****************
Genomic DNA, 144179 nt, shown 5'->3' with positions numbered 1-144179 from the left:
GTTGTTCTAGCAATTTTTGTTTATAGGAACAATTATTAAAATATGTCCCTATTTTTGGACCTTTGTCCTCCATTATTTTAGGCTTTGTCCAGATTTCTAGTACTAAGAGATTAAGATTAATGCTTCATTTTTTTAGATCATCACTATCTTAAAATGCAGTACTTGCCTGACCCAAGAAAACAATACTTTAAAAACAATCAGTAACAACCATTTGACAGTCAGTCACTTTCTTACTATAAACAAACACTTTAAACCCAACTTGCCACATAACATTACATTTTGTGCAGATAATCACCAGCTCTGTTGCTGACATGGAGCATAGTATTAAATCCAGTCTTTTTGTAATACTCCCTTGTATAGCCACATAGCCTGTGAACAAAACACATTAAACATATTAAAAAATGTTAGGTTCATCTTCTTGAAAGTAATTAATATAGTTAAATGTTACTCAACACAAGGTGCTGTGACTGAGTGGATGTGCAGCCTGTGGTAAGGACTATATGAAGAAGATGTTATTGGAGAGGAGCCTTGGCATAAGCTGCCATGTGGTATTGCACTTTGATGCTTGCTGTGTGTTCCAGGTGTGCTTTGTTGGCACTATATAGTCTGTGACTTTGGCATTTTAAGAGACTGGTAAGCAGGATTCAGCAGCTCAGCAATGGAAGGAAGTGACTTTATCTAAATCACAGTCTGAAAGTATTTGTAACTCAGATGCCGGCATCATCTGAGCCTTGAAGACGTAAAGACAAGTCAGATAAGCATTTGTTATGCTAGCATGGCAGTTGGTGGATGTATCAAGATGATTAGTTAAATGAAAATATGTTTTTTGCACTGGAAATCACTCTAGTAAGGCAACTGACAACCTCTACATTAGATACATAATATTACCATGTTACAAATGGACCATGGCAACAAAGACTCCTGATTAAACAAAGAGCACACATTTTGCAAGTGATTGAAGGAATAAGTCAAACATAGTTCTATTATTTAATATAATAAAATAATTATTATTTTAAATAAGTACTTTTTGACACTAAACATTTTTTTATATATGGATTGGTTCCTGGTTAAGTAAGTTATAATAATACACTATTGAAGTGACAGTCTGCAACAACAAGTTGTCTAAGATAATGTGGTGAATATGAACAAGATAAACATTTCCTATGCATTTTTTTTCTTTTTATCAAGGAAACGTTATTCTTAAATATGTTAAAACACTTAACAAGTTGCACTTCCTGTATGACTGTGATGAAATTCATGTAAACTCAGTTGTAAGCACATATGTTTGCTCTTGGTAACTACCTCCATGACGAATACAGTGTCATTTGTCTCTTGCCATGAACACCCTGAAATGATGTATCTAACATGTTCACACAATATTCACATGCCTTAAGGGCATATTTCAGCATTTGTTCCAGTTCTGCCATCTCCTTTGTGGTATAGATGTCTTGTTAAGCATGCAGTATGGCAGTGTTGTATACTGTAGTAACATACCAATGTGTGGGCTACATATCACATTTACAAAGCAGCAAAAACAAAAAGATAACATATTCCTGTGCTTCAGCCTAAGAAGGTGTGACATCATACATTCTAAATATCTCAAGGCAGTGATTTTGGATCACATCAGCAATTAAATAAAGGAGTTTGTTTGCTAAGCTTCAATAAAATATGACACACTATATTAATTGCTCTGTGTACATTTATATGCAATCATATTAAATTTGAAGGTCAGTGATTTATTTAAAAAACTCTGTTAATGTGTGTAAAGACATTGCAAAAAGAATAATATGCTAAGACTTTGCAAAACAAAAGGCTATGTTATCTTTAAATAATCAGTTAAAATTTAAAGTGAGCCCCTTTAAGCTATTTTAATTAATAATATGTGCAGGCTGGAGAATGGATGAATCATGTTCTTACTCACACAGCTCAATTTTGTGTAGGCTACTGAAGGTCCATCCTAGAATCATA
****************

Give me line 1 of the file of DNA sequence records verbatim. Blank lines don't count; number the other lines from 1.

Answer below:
Genomic DNA, 144179 nt, shown 5'->3' with positions numbered 1-144179 from the left: